The results of Ishara’s DNA tests are conclusive; she is Tasha’s sister. When Picard thanks Ishara for her help, she takes another shot at Tasha for running away in a cowardly manner, at which point Picard tells her the story of how he met Yar. She was rescuing colonists from a minefield, one of many times she put her own safety on the line for others.
Now that they know where the Arcos crew are being held, Ishara (now wearing a skintight blue outfit, in which she stands in sexy provocative positions) helps Data map out the location. Ishara knows the tunnels, including blind alleys that don’t show up on the sensor map. But she can’t beam down without her implant setting off alarms. However, Crusher can remove her implant.
Ishara talks to Data in Ten-Forward about how maybe she misjudged her sister, that there’s something to be said for living in the Federation and not watching your back all the time, and she talks to Data about leaving Turkana IV and enlisting in Starfleet the way Tasha did. She goes to talk to Hayne, ostensibly about her decision to leave, but instead reports to Hayne that “It’s working.” Given that she’s been saying all the appropriate things right out of the grifters’ handbook in how to get people to trust you, it’s not even remotely a surprise that she’s pulling a fast one.
Crusher removes the implant, which she gives to Data as a memento in case something goes wrong. They beam down in the heart of Alliance territory, which isn’t all that well guarded since the proximity implants keep folks from getting this far in, usually.
While the Enterprise team rescues the Arcos crew, Ishara goes to sabotage the fusion reactor that keeps Alliance defenses up. Data confronts her, realizing that this was all an elaborate (well, okay, not really that elaborate) con to get someone in. Ishara holds a phaser on Data, set to kill, but between him and Riker, they take her down and stop the sabotage.
Back on the Enterprise, Ishara’s brought to the bridge, back in her old clothes (only people who want to live in the Federation get to wear sexy skintight outfits, apparently). Picard inexplicably beams Ishara back down, saying that it was their own fault for trusting her overmuch due to her kinship to their dead crewmate. Ishara does apologize to Data for hurting him; he insists he can’t be injured in that fashion, though he later looks at Ishara’s chip with a sufficiently sad expression to put the lie to that insistence.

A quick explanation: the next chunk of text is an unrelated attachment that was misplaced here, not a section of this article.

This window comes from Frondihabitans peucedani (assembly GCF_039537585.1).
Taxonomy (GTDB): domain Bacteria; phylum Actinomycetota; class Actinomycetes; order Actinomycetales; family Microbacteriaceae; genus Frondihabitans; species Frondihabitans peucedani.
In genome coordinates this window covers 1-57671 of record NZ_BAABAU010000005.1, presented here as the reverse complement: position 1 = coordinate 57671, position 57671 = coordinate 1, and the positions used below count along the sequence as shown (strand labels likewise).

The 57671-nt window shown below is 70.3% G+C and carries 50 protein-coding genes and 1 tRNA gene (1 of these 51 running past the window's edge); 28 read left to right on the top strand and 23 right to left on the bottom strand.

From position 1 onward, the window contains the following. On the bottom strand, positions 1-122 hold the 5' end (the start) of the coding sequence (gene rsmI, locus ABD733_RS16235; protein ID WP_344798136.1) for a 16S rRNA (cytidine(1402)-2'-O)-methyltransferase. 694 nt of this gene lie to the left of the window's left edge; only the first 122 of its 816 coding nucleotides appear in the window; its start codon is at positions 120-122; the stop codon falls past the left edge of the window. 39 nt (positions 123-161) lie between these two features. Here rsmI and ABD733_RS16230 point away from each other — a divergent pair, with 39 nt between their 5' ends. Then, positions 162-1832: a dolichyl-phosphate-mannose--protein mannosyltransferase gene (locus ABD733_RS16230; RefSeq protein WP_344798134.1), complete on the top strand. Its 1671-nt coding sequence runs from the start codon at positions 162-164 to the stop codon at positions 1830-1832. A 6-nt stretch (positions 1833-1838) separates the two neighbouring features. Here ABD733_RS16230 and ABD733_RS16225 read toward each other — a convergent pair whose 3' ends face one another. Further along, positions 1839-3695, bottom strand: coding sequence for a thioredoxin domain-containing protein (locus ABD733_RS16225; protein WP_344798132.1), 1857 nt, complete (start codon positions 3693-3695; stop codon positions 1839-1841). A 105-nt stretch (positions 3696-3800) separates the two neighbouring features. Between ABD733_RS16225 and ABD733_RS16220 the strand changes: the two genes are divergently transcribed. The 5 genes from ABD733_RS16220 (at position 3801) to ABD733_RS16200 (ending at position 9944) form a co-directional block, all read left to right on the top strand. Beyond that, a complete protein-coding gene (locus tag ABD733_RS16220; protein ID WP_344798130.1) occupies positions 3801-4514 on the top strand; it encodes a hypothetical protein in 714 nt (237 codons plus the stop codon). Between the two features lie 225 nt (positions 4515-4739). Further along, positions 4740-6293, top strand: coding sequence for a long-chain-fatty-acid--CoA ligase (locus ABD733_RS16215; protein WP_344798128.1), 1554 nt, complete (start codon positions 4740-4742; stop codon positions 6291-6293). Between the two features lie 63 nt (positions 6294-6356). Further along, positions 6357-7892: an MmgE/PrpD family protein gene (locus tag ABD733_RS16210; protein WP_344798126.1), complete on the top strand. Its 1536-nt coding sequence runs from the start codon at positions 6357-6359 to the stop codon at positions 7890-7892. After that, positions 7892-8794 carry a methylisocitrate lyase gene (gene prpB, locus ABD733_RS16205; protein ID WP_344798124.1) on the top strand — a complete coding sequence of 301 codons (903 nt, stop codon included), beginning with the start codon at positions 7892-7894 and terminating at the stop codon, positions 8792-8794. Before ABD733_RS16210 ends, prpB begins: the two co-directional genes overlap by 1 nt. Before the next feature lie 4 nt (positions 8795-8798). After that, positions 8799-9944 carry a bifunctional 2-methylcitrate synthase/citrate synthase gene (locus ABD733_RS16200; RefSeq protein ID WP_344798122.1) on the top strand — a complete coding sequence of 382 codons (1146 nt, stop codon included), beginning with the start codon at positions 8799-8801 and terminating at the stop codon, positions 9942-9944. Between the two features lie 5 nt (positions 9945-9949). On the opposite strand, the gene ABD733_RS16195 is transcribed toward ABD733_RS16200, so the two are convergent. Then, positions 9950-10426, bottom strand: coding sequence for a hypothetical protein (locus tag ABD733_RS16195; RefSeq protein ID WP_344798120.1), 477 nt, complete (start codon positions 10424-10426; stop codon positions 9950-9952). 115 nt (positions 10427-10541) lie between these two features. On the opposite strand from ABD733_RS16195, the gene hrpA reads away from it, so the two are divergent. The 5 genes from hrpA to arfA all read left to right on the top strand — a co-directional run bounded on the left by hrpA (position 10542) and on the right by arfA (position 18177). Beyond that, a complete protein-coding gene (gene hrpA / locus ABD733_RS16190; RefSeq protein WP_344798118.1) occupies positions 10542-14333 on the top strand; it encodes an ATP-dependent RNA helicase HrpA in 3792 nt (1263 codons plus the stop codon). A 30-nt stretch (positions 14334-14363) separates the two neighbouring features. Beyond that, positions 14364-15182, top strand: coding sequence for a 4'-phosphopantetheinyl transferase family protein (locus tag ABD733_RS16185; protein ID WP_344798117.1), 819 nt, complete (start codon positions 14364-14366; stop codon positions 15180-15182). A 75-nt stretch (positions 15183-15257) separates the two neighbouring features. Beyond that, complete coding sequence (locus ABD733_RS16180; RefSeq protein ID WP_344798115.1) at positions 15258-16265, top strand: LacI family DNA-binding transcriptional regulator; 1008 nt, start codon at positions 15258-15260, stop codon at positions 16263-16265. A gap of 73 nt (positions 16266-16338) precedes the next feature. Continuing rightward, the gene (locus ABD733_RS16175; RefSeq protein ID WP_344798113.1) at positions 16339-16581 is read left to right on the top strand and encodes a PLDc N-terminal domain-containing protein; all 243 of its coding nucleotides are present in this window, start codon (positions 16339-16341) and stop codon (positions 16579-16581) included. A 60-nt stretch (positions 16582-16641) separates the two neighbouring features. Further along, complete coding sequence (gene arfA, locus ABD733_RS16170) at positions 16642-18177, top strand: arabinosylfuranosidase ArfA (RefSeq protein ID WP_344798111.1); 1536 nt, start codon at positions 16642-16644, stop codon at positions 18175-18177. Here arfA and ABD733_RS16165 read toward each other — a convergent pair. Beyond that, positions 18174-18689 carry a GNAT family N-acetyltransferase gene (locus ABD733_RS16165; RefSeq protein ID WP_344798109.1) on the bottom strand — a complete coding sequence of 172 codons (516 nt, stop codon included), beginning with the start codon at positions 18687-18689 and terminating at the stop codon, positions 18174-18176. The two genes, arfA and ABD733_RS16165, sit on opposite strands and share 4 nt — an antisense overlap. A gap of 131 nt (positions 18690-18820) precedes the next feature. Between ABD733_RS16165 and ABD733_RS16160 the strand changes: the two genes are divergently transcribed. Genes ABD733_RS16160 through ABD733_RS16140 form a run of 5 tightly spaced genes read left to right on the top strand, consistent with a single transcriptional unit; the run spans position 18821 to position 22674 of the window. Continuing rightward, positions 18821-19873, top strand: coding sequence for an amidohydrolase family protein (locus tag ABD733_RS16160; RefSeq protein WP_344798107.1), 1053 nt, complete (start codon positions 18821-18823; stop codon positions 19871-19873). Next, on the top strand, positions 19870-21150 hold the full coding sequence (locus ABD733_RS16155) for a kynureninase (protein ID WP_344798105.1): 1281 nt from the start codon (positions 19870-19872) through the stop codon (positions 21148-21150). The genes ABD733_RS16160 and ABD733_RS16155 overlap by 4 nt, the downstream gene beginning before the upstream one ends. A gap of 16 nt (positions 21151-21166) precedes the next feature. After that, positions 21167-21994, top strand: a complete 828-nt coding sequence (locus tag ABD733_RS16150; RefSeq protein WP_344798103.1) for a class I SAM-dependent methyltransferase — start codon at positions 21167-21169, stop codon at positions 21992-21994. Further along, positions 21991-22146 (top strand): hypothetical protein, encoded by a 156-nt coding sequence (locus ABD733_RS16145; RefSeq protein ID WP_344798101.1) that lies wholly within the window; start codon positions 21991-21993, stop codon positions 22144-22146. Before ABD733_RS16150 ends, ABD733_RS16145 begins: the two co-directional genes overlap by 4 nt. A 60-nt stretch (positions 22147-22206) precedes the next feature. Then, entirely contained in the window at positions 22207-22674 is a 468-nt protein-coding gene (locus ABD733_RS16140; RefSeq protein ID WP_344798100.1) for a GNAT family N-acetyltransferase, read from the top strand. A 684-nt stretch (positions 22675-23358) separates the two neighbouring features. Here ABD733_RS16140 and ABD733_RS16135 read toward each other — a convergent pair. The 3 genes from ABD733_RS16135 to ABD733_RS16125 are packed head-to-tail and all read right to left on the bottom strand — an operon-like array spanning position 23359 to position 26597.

Can’t we just reverse the polarity?: The implants go off whenever someone else wearing an “opposite” implant is nearby, and there are also alarms that go off if someone goes into “forbidden” territory. It’s been over a decade, and nobody in either the Alliance or the Coalition has been able to figure out a workaround?
Thank you, Counselor Obvious: Troi senses Ishara’s ambiguity, that she’s conflicted between Turkana IV and the possibility of Starfleet. Ishara herself shows no evidence of this ambiguity in her betrayal, since she holds a phaser set to kill on Data that same day.
There is no honor in being pummeled: Worf expresses concern about Crusher beaming down to Turkana IV, mindful of Yar’s stories of rape gangs, and he drinks Ishara’s Kool Aid as much as everyone, saying it’ll be a good day when she joins Starfleet. (Hardy har har.)
If I only had a brain...: Data explains how friendship works with him despite his not having feelings. “As I experience certain sensory input patterns, my mental pathways become accustomed to them. The input is eventually anticipated and even missed when absent.” Ishara, meanwhile, totally sees him as an easy mark, as she plays him like a two-dollar banjo.
I believe I said that: “Estimate five minutes to warp drive containment breach.” (Sound of an explosion.) “Make that three minutes.”
Tan Tsu, one of the Arco crew, in his message to the Enterprise.
Welcome aboard: Beth Toussaint is very well cast as Ishara Yar, as she looks like she could very easily be Denise Crosby’s sister; she also bears a striking resemblance to Linda Hamilton. (Director Robert Scheerer suggested Toussaint, having worked with her on an episode of Matlock.) Don Mirault is two-dimensionally sleazy as Hayne, and Vladimir Velasco is appropriately frantic as the Arcos shipmaster.
Trivial matters: This episode was most notable for being the 80th episode of TNG, which meant that it had surpassed its predecessor—the original Star Trek only had 79 episodes. Except, of course, it isn’t: it’s only the 80th because “Encounter at Farpoint” is inexplicably counted as two episodes (yes, it was shown that way in reruns, but it aired as a single episode in the fall of 1987). Strictly speaking, “Legacy” was the 79th episode. Still a landmark, but not the one they said it was. (Back in 1990, this really bugged the crap out of me, because I didn’t know anything about production codes and stuff, and I counted the episodes I had on my VHS tapes, and there were only 79 of them, dammit!)